Well, yesterday wasn't a loss in the end. Actually, we made out better than we hoped for.
When we drove away from the town flooded with chemical spills, I said that there was a glum feeling of failure among us. There was--right up until we hit our next target. The closest town that Jess and I had scouted last time we were up here was a good piece bigger than the one shrouded in chemicals. We considered it of less value, because there wasn't food to be found as there was in the place we had to abandon.
No surprise stock of canned goods, but upon closer inspection we did discover what appeared to be an abandoned stronghold. It was this big set of apartment buildings, looked like housing projects. The people that had lived there at one point erected walls and stockpiled all sorts of interesting things. We did find a little food, actually, maybe a few hundred cans of veggies and some sacks of dry pasta, but that isn't more than a day's worth for the residents of NJ. The great finds were more subtle but useful things.
All sorts of homemade items. Almost every apartment we went into (and there were about fifty of them) had a jet stove--one of those tiny stoves made from spare metal that are designed to burn wood with crazy efficiency. There was a lot of stock metal--round bar, flat bar, all sizes and shapes, which the people here used to make weapons, but also to fashion some very clever items that met specific needs.
For example--the wall there isn't as sound as others I've seen. Not because of poor craftsmanship, but because the complex is set on a steep hill, making it hard to build evenly. There were gaps where a determined zombie could probably work his way through or over. Solution? A sort of angled spike with a barb on it, attached to the weaker sections of wall. A heavy spring was linked to a section of wall, and when a zombie climbed it, the movement of the wall under the zombie triggered the release of the spike, impaling the zombie and filling the gap in the wall with its pinned body.
That's freaking creative! There were all sorts of things like that around. All of it made by hand, and the metal worked at, you guessed it, a small forge the folks here had set up. God knows how long it took them to figure out how to build one, get the supplies, and get it done. It didn't take us all that long at my own compound, but we had the advantage of having Patrick, who had grown up obsessed with learning to blacksmith. He knew all the details, all we had to do was give him supplies and people.
Aside from the apartment complex, the cache of building supplies that Jess and I marked were still there. We loaded up what we needed and headed back to the apartment complex. It seemed as good a place as any to rest. Too bad the people there seemed to have abandoned it--and it is abandoned, there were signs that no one had been there in a few months at the least. One thing that makes me wonder what happened there is the surprising amount of fuel left behind. I'd think that if you were picking up and making a run for it, you'd put every ounce of diesel and gas you could in spare tanks. Though we haven't found even one body, and no signs of forced entry (the place was locked up tight when we got to it), there are dozens of cars packed into the parking lot, all with fuel. Most with more than half a tank. Not to mention a giant plastic drum full of diesel, at least three hundred gallons of it.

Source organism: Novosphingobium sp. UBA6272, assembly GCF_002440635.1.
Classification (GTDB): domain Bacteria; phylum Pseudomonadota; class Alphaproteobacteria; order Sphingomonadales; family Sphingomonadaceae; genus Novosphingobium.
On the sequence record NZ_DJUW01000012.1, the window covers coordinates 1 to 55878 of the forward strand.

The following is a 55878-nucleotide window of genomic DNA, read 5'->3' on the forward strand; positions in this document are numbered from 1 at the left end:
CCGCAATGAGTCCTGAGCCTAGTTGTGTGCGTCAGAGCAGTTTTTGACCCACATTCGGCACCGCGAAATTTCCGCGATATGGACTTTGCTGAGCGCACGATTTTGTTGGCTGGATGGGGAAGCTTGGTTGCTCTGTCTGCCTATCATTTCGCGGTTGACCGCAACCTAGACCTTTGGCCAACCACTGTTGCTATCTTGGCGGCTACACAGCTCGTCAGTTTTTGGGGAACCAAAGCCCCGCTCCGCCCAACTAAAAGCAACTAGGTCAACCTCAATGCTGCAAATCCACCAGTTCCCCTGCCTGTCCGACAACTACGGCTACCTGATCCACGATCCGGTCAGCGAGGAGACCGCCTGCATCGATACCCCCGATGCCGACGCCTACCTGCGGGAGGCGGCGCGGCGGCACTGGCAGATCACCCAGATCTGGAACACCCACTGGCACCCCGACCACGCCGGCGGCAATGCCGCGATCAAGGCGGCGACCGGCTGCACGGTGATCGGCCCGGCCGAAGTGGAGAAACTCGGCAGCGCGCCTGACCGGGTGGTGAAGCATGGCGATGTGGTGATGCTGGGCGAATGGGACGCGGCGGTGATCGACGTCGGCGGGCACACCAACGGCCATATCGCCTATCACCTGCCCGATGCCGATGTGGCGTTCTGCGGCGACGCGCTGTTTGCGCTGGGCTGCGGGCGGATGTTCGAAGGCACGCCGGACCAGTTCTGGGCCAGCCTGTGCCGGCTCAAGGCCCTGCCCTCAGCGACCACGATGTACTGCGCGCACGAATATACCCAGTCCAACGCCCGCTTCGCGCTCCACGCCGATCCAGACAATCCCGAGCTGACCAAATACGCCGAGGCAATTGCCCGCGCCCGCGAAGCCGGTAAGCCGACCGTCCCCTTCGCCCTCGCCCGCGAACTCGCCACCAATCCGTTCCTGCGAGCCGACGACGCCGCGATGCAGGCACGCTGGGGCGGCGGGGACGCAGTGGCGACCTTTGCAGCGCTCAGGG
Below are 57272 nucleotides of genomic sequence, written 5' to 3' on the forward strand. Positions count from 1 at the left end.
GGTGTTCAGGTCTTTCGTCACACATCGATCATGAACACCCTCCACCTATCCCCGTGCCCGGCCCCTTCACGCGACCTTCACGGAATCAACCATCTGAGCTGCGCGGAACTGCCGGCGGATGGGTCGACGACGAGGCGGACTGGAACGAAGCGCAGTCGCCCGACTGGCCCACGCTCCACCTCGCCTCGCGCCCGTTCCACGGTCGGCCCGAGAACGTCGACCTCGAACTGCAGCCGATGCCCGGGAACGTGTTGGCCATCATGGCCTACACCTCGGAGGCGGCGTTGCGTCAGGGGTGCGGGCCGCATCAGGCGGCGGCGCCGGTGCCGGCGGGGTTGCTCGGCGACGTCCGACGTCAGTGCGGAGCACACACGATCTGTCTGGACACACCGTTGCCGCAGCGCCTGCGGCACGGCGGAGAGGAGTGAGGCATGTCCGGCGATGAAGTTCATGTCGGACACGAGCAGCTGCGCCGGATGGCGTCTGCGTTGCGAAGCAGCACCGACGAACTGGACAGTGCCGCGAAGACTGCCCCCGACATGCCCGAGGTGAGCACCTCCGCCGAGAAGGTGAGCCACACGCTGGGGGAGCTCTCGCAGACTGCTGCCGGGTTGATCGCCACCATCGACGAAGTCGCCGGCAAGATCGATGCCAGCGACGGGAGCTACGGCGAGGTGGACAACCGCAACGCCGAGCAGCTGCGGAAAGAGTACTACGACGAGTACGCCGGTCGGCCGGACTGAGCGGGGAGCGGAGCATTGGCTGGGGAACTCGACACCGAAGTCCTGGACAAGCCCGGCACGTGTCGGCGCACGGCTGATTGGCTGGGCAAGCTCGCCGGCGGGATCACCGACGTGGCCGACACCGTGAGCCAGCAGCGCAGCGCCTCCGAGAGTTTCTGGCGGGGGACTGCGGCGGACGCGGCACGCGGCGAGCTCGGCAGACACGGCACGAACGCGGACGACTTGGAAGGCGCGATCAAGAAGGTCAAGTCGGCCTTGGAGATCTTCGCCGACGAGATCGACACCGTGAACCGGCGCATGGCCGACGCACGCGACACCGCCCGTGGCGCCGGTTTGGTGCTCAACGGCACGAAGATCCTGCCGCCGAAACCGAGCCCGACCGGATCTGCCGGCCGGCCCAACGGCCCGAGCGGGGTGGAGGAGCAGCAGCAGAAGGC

One last thing we found here: some sort of lab. At first glance I thought it was a meth lab, but that was just because so much of it was slapped together from whatever the people that lived her could find. There are cannisters of stuff in there, and large drums that are sealed tight. We're going to look at it a lot more carefully before we leave out. Might be something useful.
There are three more big stops for us before we head back to North Jackson. A few minor stops along the way, but I think we can manage it all in a few days. The only real trouble we've run into so far is the chemical spill, though with the warm front that has moved in, the zombies around these parts have become a lot more active. No sluggish movements from exposure to extreme cold. Just as fast and dangerous as ever. There will undoubtedly be crowds of them, but the modifications to our trucks (gotta love cow-catchers) should make driving through them easy enough. We aren't planning on staying exposed long enough to attract groups of them at our stops, but we can run if we're suddenly set upon by the undead.
...I find myself feeling a powerful yearning to be back at NJ. It's funny how The Fall seemed to separate people into two basic categories, and helped those who wanted to live in peace get along with others of the same mindset. I always felt friendship toward the people at NJ, Jack's compound, whatever you want to call it. However, I didn't see them as more than that before our recent tragedy brought us together. I feel like I'm away from family right now, family in pain. I want to be there to hold their hands and keep them smiling. I don't know if that's weird to you, but it's both reassuring (that I can build new bonds) and frightening (because I am afraid to lose any more of them) to me.
I share the anger against our attackers. All of us do. And honestly, it's getting harder and harder to ignore the urge to do something disturbing and permanent to the Richmond soldiers. The desire to march home, back to Kentucky and to the compound, pulls at me all the time. To step right up and just lose control on those bastards for everything they've done...
Good thing I'm stuck on this run, no chance to give in, or I might. Just not today...